4. Keep vertical and horizontal lines going full length or height and use built-in furniture to accentuate vertical or horizontal lines. Our eye naturally follows the lines and when the line stops with an obstruction, our eyes rest on it. In a smaller space, you want your eye to be able to move at least a little bit before it stops dead, so stand back and see what is stopping your eyes from flowing.
  5. Put a reflective surface or mirror on the wall opposite the window. This will bounce light around the room and acts like another light source.

In one of my apartments, I built–in high gloss floor to ceiling cupboards with sliding doors on the wall opposite the window. It made the room feel huge and gave me a practical way of hiding all of my clothes.

Want 5 more tips and some good habits for living in a small space too?

How To Design A House on A Tight Budget Part 2

To be honest, I could write a book about this topic because there really is so much to consider and so many different ways that you can approach your project that can save you money.

The main thing I do believe though is that you need to have an end goal in mind and that is why the first 4 steps really help get you clear on what it is you want your end result to be. Unless you are clear on this, you will waver, and wavering WILL cost you money and you most probably won’t get the result you were aiming for (except by luck).

Step 5

Plan and layout your rooms. This is so easy these days! Just google kitchen layout or living room layout and get loads of ideas for your own space. Make a decision based on how you live and how you want to live in your newly designed space.

Step 6

This is a little harder unless you have some experience, but you will find out soon enough how much things cost in a home and where to source things. So the next step is to figure out where you are going to spend your money. This is usually where you will get disheartened. Seeing how much things ACTUALLY cost (seriously? £60 for 1 cushion!) – So now is the time to really know where you will spend your money.

If your lifestyle commands that your kitchen is the heart of your home, then that might be a no-brainer, the kitchen is where you spend the money. In a living room, it could be the lounge or the built-in tv wall. If you want to ration it around the house, then that’s ok too, just remember when you see that gorgeous rug that is completely out of budget… Be strong, there will be another rug, just as soft (almost), with a beautiful weave (almost), for a much better price…

Step 7

Spend time sourcing. One of the hardest things you will probably come across is where to find that amazing lamp you just need to complete your room and you can’t find it anywhere. The cool thing about being a designer is that people approach me to show me their products; so I don’t usually have to search for too long as I have good connections with the industry.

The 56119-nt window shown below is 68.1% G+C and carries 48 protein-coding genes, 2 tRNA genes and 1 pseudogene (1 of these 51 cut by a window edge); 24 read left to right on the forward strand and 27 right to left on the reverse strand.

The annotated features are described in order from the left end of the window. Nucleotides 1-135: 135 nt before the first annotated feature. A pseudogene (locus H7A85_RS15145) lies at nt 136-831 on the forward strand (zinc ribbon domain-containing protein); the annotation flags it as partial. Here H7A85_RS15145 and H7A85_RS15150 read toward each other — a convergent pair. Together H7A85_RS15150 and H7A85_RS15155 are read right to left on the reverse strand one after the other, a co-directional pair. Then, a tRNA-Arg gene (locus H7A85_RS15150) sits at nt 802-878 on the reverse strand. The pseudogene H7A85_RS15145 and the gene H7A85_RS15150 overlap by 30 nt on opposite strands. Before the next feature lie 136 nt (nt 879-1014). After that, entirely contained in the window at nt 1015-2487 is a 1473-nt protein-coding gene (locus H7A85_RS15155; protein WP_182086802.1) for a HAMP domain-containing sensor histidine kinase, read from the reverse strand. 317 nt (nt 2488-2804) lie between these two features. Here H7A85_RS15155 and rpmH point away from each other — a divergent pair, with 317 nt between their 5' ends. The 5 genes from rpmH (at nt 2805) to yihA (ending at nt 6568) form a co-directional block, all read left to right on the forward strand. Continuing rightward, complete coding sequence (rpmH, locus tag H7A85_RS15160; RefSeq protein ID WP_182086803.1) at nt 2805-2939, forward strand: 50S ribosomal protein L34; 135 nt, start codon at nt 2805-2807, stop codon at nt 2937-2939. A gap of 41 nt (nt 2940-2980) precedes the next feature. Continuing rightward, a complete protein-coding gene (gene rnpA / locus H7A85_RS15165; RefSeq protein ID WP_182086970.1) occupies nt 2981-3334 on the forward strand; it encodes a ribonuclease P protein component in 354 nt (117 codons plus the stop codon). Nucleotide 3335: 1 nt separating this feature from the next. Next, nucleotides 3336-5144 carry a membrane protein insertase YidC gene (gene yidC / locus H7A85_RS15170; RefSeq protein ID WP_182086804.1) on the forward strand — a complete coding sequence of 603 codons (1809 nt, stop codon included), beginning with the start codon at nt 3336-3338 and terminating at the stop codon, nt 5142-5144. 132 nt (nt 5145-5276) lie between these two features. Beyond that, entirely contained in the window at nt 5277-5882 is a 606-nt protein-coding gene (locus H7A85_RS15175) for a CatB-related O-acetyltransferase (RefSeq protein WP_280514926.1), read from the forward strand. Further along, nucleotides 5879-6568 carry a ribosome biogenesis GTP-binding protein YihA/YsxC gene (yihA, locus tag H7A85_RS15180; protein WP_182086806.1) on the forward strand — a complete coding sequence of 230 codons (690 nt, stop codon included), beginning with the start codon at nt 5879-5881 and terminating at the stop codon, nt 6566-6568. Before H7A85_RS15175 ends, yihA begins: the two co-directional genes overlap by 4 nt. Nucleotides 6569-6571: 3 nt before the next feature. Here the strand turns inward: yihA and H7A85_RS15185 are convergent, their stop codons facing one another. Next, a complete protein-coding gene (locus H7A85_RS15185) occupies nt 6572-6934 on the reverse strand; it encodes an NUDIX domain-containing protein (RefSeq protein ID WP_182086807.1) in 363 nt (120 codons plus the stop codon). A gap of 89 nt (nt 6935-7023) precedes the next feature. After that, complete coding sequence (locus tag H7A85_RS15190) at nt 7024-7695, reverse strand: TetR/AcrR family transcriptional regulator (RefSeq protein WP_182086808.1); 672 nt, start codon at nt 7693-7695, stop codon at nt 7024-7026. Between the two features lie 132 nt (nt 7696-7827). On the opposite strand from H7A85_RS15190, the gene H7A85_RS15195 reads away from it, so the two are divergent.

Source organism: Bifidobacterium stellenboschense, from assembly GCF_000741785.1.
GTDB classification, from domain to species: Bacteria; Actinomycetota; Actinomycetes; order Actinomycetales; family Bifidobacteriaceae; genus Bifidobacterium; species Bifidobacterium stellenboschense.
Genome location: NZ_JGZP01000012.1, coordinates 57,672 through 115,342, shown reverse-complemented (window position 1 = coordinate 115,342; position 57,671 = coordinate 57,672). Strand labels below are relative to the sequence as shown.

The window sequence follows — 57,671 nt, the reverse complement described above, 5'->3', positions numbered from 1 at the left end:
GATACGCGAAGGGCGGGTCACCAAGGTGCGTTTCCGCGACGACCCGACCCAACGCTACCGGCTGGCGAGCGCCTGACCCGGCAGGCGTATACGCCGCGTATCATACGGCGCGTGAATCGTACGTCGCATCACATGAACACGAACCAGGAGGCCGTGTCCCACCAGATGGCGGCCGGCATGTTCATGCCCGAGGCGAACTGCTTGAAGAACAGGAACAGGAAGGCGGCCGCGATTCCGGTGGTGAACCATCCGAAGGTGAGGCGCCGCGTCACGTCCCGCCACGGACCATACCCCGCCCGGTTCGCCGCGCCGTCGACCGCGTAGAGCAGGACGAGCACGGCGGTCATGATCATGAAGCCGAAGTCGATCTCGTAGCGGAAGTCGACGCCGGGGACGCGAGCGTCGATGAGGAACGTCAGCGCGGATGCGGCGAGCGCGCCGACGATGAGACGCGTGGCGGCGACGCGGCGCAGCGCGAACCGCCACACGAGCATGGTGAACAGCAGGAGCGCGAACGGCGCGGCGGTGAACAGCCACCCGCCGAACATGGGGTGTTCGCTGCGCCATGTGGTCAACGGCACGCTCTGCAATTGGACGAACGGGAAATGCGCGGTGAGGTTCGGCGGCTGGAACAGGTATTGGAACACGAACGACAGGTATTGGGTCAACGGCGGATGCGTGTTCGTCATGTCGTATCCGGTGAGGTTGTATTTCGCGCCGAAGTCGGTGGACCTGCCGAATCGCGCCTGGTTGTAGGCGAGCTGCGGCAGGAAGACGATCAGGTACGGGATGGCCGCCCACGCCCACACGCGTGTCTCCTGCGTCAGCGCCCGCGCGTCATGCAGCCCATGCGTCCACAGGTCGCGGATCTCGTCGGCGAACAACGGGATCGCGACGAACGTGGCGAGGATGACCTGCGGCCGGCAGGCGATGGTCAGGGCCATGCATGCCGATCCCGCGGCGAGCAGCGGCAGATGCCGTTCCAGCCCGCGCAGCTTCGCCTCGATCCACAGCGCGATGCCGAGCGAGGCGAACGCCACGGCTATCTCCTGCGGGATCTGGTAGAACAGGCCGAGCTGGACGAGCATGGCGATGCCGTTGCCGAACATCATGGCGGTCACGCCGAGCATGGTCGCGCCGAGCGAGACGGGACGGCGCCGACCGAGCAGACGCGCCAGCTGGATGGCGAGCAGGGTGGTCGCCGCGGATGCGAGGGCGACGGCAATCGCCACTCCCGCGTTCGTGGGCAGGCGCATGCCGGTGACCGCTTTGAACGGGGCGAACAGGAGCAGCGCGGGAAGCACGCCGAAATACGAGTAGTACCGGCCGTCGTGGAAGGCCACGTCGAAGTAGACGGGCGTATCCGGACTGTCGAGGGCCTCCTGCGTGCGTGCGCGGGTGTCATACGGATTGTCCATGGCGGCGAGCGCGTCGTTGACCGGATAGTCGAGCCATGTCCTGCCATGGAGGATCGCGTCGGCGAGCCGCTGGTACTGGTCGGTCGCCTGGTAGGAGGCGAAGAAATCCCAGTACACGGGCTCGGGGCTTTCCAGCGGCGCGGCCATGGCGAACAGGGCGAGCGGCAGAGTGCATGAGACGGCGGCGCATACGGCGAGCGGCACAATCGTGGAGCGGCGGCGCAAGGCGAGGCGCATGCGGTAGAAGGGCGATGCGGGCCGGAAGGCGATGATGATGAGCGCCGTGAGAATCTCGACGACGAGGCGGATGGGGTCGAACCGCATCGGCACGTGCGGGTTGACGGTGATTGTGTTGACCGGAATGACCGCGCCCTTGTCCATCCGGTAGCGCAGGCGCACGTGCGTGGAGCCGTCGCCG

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For the rest of you, I have shared my Pinterest board, so that you can at least have somewhere to start as this is where I share all of my go-to places and it really is a great resource. Follow it here: https://uk.pinterest.com/jochrobak/interior-designers-resources/?etslf=6966&eq=interior%20designers%20re

If you have any great resources you want to share, please email me or ask to collaborate on my Pinterest board.

Step 8

Get it to a stage where you can live with it, then you can spend the rest of your days tweaking it, evolving it, testing other fun ideas or changing things up for the season.

It is an amaaaazing feeling when you have finished a room to perfection and it is just everything you had imaged it to be and more. Don’t stop until you get to this place. It IS worth it.

One of my followers said she saved loads by buying expensive furniture second hand and repainting it to look new. Let me know how you saved money on your own project?

How To Design A House on A Tight Budget – Part 1

When you start designing a space do you get overwhelmed with how many different ideas you have and how to make them all work?

The main thing I love about being a designer are the endless possibilities. I even remember one of my lecturers at uni telling me that I should save up all of my ideas for my other projects. I remember thinking “what?!?! – but I’ll always have a hundred more ideas for that project too!” It was hard at first but one of the biggest lessons I had to learn was to chose one main idea, either for each space or for each project.

Once I started working in architecture, I realised there were lots of other limitations, such as build-ability, engineering, planning, regulations and budget! This was music to my ears, as I had so many ideas, I had no way of really filtering them out! So where do you begin?

Whether designing a room or a whole house, you will probably have a budget figure in mind that you can spend. Typically, I would say double that figure and that will be close to how much you will probably end up spending.

Your home is one of those money suckers where you can spend an absolute fortune on ANYTHING, so a tight budget can make you more creative, save you money and ultimately give you a real sense of satisfaction when completed.

So where do I start?

Step 1

So the first step for each space or project is to decide what the main idea is going to be. To be honest these days, just go have a look at your Pinterest board that says “Dream Home” (I know you have one) and have a look at the general theme. Everyone has a style they prefer, is it cosy and modern, or glamorous and inviting?  Write what you like under each image and then write down any words that you see recurring.  This will start to give you clues about what styles you are more drawn too.

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Step 2